A New Era for Books: The Random House-Penguin Merger Is Just the Start

The biggest publishing companies have an easy plan to save their industry: Get bigger

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Reuters

The merger of Random House and Penguin unquestionably represents an enormous change in the scale of publishing companies. It is a direct response to the power of the digital marketplace, but shifting ownership in the publishing industry is nothing new.

It is worth rolling back time to consider how these two leading publishing companies came into being. Random House is a conglomerate of once-independent imprints -- Alfred A. Knopf, Doubleday, Crown, Pantheon, Ballantine, to name just a handful. They were acquired over decades by a succession of proprietors. From 1980 to 1998, the Newhouse family presided over the company, and its value rose from somewhere in the $60 million range to well over $1 billion, when it was bought by Bertelsmann, based in Gutersloh, Germany.

Penguin is closely identified with its British origins in the 1920s, but it too is composed of multiple imprints -- Viking, Putnam, Dutton, and many others that were assembled in an inexorable process of growth, always intended to provide a stronger base for publishing as the distribution methods for books evolved.

Once, there were thousands of local booksellers, with owners who prided themselves on their particular tastes and the ability to feature those works that they found deserving. Over time, these community-based booksellers were challenged, and to a considerable extent overwhelmed, by national chains -- Walden, Dalton, Crown (no relation to the publisher), and the superstores of Borders and Barnes & Noble. Beginning in the mid-1990s, Amazon carved out a new online supply chain by converting the purchasing experience from the time-honored browsing in bookstores to searching a vast selection of titles--eventually in the millions--that could be bought with a single click of the mouse. From the outset, Amazon substantially discounted books from list prices, and because of anomalies in the way early Internet commerce worked, without taxes.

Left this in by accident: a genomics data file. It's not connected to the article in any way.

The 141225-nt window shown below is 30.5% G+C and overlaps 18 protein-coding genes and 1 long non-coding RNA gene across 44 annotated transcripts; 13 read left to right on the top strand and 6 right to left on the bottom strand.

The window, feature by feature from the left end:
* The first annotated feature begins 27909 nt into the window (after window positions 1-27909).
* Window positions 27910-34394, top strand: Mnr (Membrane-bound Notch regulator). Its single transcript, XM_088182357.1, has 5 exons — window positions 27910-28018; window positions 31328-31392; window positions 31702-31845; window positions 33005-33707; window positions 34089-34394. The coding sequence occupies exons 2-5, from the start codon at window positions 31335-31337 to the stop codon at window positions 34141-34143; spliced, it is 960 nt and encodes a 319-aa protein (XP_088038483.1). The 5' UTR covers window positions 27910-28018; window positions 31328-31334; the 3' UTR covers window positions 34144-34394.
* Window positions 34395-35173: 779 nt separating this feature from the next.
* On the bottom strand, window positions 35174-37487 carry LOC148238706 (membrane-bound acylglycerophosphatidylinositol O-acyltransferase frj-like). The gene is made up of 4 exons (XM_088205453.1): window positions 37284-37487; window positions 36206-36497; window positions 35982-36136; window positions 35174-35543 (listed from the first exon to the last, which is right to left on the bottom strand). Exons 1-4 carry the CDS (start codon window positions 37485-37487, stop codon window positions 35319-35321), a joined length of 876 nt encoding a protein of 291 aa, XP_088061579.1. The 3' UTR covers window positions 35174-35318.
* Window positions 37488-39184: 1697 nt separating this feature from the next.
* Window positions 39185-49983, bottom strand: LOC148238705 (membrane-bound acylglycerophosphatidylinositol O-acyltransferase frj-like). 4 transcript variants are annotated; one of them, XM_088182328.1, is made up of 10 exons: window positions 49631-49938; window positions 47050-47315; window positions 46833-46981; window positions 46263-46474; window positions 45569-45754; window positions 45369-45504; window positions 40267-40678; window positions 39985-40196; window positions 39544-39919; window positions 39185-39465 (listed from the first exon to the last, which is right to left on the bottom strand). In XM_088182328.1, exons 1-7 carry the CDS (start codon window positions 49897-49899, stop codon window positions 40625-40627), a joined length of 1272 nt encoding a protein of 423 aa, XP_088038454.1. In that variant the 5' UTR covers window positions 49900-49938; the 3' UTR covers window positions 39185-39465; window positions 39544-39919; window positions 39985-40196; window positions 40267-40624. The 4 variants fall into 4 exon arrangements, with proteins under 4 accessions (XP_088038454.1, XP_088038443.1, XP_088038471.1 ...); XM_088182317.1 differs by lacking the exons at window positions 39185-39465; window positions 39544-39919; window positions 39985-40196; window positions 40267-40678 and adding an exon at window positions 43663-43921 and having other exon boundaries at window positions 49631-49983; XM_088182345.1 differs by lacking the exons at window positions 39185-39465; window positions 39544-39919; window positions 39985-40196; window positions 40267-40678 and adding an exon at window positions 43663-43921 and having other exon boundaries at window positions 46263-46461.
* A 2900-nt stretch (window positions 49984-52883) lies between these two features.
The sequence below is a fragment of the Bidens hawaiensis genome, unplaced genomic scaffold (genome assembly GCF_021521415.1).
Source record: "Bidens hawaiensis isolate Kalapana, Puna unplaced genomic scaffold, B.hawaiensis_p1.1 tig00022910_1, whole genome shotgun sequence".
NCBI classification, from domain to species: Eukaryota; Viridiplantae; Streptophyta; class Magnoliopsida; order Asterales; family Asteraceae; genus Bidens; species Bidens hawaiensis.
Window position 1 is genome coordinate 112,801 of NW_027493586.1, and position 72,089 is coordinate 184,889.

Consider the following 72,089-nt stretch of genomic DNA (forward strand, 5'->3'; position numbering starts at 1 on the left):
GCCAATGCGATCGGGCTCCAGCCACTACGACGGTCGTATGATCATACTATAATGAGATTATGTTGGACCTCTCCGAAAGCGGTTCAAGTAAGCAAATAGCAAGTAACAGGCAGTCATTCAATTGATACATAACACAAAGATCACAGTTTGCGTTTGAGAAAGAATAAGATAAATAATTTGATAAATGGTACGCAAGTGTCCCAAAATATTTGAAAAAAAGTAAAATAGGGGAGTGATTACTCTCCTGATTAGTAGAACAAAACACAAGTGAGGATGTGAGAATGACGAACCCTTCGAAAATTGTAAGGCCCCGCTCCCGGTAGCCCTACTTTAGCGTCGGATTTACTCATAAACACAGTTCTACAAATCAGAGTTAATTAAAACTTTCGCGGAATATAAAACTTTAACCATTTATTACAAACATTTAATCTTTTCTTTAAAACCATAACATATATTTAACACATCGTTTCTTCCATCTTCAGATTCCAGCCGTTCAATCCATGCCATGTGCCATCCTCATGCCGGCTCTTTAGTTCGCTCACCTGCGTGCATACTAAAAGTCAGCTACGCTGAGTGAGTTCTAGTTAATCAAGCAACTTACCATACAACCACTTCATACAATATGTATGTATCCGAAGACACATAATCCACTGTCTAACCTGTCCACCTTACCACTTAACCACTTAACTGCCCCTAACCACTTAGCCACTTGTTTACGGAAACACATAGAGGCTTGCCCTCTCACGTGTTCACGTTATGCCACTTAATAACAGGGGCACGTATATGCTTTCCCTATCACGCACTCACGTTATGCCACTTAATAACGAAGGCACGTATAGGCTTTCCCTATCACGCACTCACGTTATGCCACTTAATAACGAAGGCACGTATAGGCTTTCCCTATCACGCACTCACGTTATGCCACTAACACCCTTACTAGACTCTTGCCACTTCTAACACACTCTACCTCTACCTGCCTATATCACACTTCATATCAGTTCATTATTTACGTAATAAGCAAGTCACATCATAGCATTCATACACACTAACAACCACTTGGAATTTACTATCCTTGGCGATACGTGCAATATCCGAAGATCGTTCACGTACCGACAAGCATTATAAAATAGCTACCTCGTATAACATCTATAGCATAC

With each year, Amazon's range and market share expanded, while the brick and mortar chains and neighborhood booksellers scrambled to compete. The best of them became destinations for author appearances, book groups, and other specialized services. What was clearly a historic development took place in 2007, when the share of books to be read in e-book format began its rise to a mass market because of the immediate popularity of Amazon's Kindle. The release of competing readers, such as Barnes & Noble's Nook and Apple's i-Pad, plus the surge in smart phones, fundamentally shifted the book marketplace towards a digital future and put increasing pressure on publishers in setting prices and determining the size of print runs.

In recent years, consolidation among publishing companies reached a level that was widely known as the Big Six: Random House, Penguin, HarperCollins, Hachette, Macmillan, and Simon & Schuster, all divisions of much larger companies. Together, they represent about half the total sales of trade books, with the balance spread among medium-size publishers, led by W.W. Norton, Bloomsbury, Scholastic and the Perseus Books Group, as well as thousands of smaller publishers, some of which are barely more than niche participants. With dizzying speed, the shift of digital sales meant that every publisher from virtually the smallest to the very largest has had to adapt.

So far, as I have written before, the industry, for all the challenges and uncertainties of what amounts to a revolution in reading habits has held its own. Books have always been supported by sales, unlike the advertising-based media, which have been driven to devise new revenue streams to compensate for the increasing fragmentation of their audience. There have been losers in this transition -- the bankruptcy of Borders was the most notable -- but books have maintained their place in the information and entertainment ecosystem, while newspapers, for example, have lost half their advertising revenue since 2006.

The Internet's enormous variety of outlets has posed what seems at times insurmountable obstacles for newspapers and some magazines. Now we are entering a new era for books. Assuming Penguin and Random House successfully navigate the expected scrutiny of their combined size by authorities in Europe and the United States, the clout of this enormous publisher will enable it to shape its sales relationships -- with Amazon in particular, but also Apple, Google, and Microsoft, all of which are developing platforms for books -- with terms that understandably favor their interests over those of the publishers.

It is widely assumed that this type of consolidation will continue, with the likelihood of further mergers among the Big Six, or the acquisition of independent publishers in the belief that scale is an advantage in dealing with the giants of technology and e-commerce. Publishing has shown itself to be more resilient and even more innovative than outsiders (and even many insiders) predicted. This latest profound change will doubtless have consequences of all kinds for everyone in the book spectrum, from authors to readers. For those of us embedded in the continuing transformation, our conviction has to be that the evolution will be positive -- a continuing book business providing works of all kinds, however and wherever readers want them. That is what we've always done and we will go on doing it.

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Peter Osnos is a contributing writer for The Atlantic. He is the founder and editor at large of PublicAffairs books and a media fellow at the Century Foundation.

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